Robots replace expensive labour
In 1970 the farm was merged with the company of the kibbutz Galed. The joint milk quota is 6.4 million kg. At location 'Mishmar Ha’Emek', 240 dairy cows are housed, divided over four groups. Each group has a Lely Astronaut, generation 2 from 2005. In Israel, there are only three companies of this size using robots. All others use cheap workers from Thailand. The kibbutz’s philosophy does not allow external staff. The farm must be run by people from inside the kibbutz, but Israelian salaries are high and increase the cost price. By using robots, four people are sufficient, instead of 8 to 10 as in the past, says Shapira. Before 2005, labour costs were 1 million shekel per year (€235,600), now only €117,700. "In four years' time we had earned the robots back.”
Cows are pure production resources
Beautiful Holsteins, easily recognisable by large numbers branded on their backs with nitrogen, live in the stable. Just like elsewhere in Israel, milk production is high. Shapira proudly names a few key figures: the pregnancy rate is 43%. Average milk production has been 12,000 litres per cow since 2008. The average milk production over 2014 and 2015 is even 12,300 litres per cow. Fat content is 3.9%, protein content 3.35%. According to the Israeli Dairy Board, the Israeli average is 12,083 litres with a fat content of 3.64 % and 3.27% protein content. On average a cow has a daily milk yield of 42 litres, although this drops to 32 litres during the hot summer months due to heat stress. Shapira regards the cows as production resources. Annually at least 30% of the cattle is replaced. When a cow is not pregnant after the second insemination attempt, or the milk yield drops, the cow is culled immediately. “If a cow’s milk yield is below 25 litres, it costs money.” On average a cow remains only 2.5 lactating years on the farm. Most cows don’t go beyond 31,000 litres in their productive lives. Shapira can’t relate to the fact that some Dutch dairy farmers throw a little party when a cow reaches 100,000 litres.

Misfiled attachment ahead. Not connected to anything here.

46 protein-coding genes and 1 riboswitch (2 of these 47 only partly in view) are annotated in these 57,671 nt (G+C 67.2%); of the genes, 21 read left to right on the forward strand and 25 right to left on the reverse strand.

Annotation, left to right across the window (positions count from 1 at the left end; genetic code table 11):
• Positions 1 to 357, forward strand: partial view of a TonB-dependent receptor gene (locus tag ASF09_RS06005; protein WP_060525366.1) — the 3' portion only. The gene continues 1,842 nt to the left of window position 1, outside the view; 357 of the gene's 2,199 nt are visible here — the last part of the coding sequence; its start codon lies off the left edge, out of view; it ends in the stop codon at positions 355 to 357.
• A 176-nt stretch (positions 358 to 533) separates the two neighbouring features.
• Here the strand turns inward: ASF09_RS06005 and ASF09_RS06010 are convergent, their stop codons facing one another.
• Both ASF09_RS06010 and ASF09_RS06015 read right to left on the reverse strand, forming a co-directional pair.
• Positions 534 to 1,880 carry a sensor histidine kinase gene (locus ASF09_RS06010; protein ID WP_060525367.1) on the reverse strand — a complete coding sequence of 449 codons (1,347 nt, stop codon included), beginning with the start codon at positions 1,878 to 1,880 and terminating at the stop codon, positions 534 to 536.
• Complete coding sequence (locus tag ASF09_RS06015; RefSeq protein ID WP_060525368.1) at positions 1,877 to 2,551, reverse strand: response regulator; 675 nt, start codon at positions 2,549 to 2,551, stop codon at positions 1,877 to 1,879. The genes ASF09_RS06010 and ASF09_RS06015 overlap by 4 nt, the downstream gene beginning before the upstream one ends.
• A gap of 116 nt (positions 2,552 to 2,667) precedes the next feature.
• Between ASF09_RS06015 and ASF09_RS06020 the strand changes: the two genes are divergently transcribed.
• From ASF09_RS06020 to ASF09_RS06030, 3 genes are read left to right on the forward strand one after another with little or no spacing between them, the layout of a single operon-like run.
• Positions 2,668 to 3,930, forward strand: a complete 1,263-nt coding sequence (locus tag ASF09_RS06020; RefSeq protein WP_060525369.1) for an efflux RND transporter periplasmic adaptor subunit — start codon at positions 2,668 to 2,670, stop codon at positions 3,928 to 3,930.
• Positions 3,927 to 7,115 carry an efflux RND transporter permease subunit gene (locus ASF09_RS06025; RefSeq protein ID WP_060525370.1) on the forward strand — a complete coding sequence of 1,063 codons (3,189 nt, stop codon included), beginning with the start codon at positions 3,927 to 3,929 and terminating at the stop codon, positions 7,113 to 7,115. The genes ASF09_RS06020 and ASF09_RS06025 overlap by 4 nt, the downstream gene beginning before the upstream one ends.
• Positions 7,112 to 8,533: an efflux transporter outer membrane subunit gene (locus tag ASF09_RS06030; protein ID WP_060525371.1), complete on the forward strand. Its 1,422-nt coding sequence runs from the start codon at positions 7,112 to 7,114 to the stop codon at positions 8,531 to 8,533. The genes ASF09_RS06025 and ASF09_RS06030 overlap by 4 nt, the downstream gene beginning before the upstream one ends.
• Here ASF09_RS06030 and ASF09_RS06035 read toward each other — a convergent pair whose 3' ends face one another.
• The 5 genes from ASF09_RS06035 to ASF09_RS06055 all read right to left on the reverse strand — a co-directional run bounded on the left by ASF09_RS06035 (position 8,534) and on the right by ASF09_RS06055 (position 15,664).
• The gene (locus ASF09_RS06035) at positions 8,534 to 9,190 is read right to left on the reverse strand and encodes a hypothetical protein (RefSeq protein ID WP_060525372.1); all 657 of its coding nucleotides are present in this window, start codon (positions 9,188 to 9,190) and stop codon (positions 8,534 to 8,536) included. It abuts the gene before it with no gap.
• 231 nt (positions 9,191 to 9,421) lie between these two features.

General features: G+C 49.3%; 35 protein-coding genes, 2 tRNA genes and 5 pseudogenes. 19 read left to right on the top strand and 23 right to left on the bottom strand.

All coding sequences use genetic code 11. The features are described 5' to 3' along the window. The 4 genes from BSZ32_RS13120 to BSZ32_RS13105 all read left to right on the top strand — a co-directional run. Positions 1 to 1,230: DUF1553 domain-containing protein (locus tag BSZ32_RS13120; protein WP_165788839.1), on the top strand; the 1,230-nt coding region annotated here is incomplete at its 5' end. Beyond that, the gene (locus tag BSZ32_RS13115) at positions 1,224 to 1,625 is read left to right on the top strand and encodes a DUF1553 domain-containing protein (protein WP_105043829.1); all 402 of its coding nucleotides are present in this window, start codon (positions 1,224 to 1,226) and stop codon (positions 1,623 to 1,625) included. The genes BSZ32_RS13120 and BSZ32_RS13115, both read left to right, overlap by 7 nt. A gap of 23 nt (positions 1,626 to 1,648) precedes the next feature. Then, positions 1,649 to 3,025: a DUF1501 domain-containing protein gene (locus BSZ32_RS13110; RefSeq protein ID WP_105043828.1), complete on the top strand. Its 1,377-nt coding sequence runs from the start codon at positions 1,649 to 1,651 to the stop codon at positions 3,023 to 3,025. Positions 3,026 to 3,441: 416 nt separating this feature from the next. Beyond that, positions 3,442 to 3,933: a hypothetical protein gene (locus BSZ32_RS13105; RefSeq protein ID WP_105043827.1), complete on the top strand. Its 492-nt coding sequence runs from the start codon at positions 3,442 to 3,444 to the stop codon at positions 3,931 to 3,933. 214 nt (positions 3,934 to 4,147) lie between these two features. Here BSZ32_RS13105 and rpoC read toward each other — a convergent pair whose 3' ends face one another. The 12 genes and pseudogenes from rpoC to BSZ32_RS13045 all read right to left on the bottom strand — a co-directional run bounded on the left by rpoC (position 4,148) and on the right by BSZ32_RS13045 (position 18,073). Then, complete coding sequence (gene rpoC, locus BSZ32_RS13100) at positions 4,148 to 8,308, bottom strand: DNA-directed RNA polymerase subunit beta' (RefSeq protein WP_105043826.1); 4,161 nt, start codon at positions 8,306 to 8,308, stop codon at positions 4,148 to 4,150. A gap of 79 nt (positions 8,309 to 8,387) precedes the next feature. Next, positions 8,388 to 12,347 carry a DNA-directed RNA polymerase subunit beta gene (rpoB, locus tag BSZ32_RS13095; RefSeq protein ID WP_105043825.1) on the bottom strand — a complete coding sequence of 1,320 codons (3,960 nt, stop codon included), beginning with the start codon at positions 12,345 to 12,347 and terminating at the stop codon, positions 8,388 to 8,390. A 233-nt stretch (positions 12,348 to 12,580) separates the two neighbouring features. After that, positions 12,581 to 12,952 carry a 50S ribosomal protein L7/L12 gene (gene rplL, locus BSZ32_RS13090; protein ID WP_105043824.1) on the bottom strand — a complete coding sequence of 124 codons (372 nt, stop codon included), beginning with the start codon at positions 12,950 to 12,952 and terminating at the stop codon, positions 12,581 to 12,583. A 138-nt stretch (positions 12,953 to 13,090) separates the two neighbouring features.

Mishmar Ha’Emek supplies its milk to the leading dairy processor in Israel: 'en Tnuva-Dairy'. Israel has a closed market and has a milk quota. Governmental regulation extends even further. The milk quota is even set by the government. Currently the milk price amounts to 45.9 euro cents per liter. For this price, the job can easily be done, says Shapira. Per litre almost 9.4% profit is made. Per cow this amounts to a profit of €1,159.
Using Tama's profit to safeguard kibbutz ideology
The agricultural kibbutz Mishmar Ha'Emek, which counts 1,100 inhabitants, also owns Tama, producer of bale nets and rope for balers. Tama was founded in 1950. In 2015 turnover was €420 million. The average growth between 2010 and 2015 was 12.5%. Mishmar Ha'Emek uses Tama's profit to finance the socialistic lifestyle of the kibbutz. Both the CEO and the cleaner of the shared kitchen live in the same type of house and earn the same salary. Ego and status are irrelevant. Kibbutz members are taken care of by the community, from birth till death. Profit maximalisation of Tama on the one hand and socialism on the other hand do not coincide with each other, but Aviv Linn, commercial director of Tama and convinced kibbutz resident sees this differently. "Socialism is a noble idea for a life rich in terms of quality, but socialism without money will not live very long. Our kibbutz applies an idelology that is based on socialism that embraces capitalism. Thanks to Tama's profit, the kibbutz is able to finance this ideology. Classic 'farming' kibbutzim without a profitable company on the side are all defunct.